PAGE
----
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Anorexia Nervosa: Symptoms, Causes
A person with anorexia nervosa, often called anorexia, has an intense fear of gaining weight. Someone with anorexia thinks about food a lot and limits the food she or he eats, even though she or he is too thin. Anorexia is more than just a problem with food. It's a way of using food or starving oneself to feel more in control of life and to ease tension, anger, and anxiety. An anorexic:
Someone with anorexia may look very thin. She or he may use extreme measures to lose weight by:
Someone with anorexia may also have a distorted body image, shown by thinking she or he is fat, wearing baggy clothes, weighing her or himself many times a day, and fearing weight gain.
Anorexia can also cause someone to not act like her or himself. She or he may talk about weight and food all the time, not eat in front of others, be moody or sad, or not want to go out with friends.
Other effects may include the following:
There is no single known cause of anorexia. But some things may play a part:
The treatment of this disorder is often difficult; some individuals are notoriously difficult to help. This is because of the disorder's insidious nature, which wreaks havoc not only with the body, but just as seriously with the individual's negative self-perception.
Usually starvation is not an immediate concern of most individuals who present with this disorder, but body weight and nutrition should be thoroughly evaluated at the onset of therapy. A complete medical examination is usually warranted to evaluate the patient's health and medical status. Underweight individuals often suffer from medical complications.
If a person who suffers from anorexia is in any danger to him or herself through lack of eating (e.g., starvation), immediate hospitalization should be considered.
A recent clinical review has suggested that psychotherapy is an effective form of treatment and can lead to restoration of weight, return of menses among female patients, and improved psychological and social functioning when compared to simple support or education programs. However, this review also noted that there are only a small number of randomized controlled trials on which to base this recommendation, and no specific type of psychotherapy seems to show any overall advantage when compared to other types. Family therapy has also been found to be an effective treatment for adolescents with anorexia and in particular, a method developed at the Maudsley Hospital is widely used and found to maintain improvement over time.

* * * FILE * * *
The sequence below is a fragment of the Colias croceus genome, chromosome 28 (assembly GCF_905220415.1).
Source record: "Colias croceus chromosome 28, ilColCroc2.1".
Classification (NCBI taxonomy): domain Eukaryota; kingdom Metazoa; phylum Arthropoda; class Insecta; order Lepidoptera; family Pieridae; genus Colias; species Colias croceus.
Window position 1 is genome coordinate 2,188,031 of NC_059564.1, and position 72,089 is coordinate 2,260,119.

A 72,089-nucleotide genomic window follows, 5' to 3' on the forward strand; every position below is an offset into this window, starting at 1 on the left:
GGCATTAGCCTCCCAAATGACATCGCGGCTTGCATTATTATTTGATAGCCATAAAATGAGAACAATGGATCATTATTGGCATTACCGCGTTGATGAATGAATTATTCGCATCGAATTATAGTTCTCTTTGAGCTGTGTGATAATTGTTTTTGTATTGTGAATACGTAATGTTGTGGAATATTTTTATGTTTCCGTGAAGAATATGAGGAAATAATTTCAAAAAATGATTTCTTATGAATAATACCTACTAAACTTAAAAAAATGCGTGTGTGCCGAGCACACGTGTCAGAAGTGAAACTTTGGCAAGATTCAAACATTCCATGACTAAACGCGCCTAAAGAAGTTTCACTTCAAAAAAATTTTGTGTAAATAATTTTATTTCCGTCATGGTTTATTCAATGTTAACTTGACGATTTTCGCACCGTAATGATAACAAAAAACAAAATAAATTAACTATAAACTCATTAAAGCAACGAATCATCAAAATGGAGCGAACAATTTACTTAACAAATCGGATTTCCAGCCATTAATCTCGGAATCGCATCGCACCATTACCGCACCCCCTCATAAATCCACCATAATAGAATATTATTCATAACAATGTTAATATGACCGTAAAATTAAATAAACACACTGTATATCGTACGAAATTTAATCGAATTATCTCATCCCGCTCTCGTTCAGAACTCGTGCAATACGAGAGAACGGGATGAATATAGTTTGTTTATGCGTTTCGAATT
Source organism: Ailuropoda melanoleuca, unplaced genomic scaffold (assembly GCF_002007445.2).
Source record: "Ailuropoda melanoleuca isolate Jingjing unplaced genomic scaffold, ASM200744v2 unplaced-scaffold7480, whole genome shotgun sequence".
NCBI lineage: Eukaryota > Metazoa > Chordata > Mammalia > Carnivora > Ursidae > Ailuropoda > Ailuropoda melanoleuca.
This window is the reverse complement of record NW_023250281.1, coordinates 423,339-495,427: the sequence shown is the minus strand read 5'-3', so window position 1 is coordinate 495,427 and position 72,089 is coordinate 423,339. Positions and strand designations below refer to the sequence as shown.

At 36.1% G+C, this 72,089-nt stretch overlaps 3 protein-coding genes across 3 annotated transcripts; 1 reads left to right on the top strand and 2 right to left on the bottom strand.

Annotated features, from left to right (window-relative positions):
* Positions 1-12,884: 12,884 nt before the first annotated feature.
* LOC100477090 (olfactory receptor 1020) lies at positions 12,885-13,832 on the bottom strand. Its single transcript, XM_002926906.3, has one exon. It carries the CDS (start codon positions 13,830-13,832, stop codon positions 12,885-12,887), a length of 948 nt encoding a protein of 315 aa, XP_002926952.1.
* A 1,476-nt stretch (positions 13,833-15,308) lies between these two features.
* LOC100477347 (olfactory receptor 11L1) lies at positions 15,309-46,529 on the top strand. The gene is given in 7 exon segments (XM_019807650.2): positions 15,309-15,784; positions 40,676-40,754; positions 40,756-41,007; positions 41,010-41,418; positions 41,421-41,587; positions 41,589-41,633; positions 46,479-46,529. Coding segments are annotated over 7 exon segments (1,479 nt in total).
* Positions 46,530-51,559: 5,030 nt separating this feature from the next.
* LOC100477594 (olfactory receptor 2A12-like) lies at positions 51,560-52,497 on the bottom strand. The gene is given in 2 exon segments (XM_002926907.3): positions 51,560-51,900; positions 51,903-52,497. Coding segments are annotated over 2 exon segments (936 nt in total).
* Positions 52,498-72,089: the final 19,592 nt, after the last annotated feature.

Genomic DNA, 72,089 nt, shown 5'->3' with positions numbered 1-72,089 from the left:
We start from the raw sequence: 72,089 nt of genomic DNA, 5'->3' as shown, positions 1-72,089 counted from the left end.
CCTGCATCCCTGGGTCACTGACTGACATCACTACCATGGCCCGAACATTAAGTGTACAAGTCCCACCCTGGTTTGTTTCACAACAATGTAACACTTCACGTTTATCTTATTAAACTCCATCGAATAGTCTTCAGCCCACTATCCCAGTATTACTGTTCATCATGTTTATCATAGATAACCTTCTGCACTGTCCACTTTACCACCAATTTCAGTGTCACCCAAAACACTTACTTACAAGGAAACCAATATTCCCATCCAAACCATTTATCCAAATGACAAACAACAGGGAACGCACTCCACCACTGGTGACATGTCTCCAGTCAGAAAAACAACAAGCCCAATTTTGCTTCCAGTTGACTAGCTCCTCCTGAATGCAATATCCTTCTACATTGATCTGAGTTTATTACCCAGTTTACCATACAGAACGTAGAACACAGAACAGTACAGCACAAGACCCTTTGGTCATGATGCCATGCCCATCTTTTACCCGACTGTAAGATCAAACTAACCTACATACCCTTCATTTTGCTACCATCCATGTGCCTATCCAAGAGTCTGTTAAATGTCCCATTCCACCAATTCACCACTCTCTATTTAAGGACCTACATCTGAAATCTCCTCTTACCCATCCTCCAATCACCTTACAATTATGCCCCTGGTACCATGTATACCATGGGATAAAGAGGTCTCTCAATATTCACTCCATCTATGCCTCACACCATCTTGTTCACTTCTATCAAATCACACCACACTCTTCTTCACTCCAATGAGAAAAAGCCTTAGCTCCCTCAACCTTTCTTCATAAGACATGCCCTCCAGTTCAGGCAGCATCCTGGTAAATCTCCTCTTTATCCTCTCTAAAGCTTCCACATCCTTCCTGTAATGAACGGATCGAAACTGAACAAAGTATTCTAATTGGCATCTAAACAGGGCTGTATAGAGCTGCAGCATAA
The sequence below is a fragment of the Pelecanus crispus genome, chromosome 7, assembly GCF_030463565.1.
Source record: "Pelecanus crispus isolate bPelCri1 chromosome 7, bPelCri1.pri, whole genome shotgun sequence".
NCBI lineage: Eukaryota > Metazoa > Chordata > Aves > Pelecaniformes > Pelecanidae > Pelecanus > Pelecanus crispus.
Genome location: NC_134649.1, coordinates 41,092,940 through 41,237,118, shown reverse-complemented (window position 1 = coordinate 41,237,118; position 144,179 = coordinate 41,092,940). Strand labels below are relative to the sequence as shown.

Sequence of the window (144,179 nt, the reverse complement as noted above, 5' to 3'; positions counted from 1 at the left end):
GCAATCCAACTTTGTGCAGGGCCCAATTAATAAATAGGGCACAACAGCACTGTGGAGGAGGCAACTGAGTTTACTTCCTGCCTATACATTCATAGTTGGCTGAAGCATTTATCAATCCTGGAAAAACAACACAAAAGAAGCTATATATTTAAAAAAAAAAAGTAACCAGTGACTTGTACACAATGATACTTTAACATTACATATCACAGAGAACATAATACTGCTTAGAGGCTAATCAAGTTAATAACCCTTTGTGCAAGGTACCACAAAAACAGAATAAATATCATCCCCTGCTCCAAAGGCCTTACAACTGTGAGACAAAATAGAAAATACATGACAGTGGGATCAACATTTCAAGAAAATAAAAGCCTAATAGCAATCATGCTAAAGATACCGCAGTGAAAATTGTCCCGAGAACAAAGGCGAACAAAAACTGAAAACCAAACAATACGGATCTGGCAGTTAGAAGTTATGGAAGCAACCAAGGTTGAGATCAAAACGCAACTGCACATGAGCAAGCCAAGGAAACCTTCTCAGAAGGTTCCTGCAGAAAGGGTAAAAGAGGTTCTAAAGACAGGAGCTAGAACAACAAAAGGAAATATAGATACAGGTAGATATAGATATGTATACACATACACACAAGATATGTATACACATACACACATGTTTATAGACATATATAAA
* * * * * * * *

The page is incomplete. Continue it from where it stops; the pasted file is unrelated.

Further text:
It is important to note that many recovering underweight people often harbor a hateful dislike for those who they feel to be robbing them of their treasured emaciation. Often when well-meaning friends or relatives compliment the recoverer on how much healthier they look, the recoverer's mind replaces "healthy" with "fat".
Drug treatments, such as SSRI or other antidepressant medication, have not been found to be generally effective for either treating anorexia, or preventing relapse although it has also been noted that there is a lack of adequate research in this area. It is common, however, for antidepressants to be prescribed, often with the intent of trying to treat the associated anxiety and depression.
Supplementation with 14mg/day of zinc is recommended as routine treatment for anorexia nervosa due to a study showing a doubling of weight regain after treatment with zinc was begun. The mechanism of action is hypothesized to be an increased effectiveness of neurotransmission in various parts of the brain, including the amygdala, after adequate zinc intake begins resulting in increased appetite.
There are various non-profit and community groups that offer support and advice to people who have anorexia.
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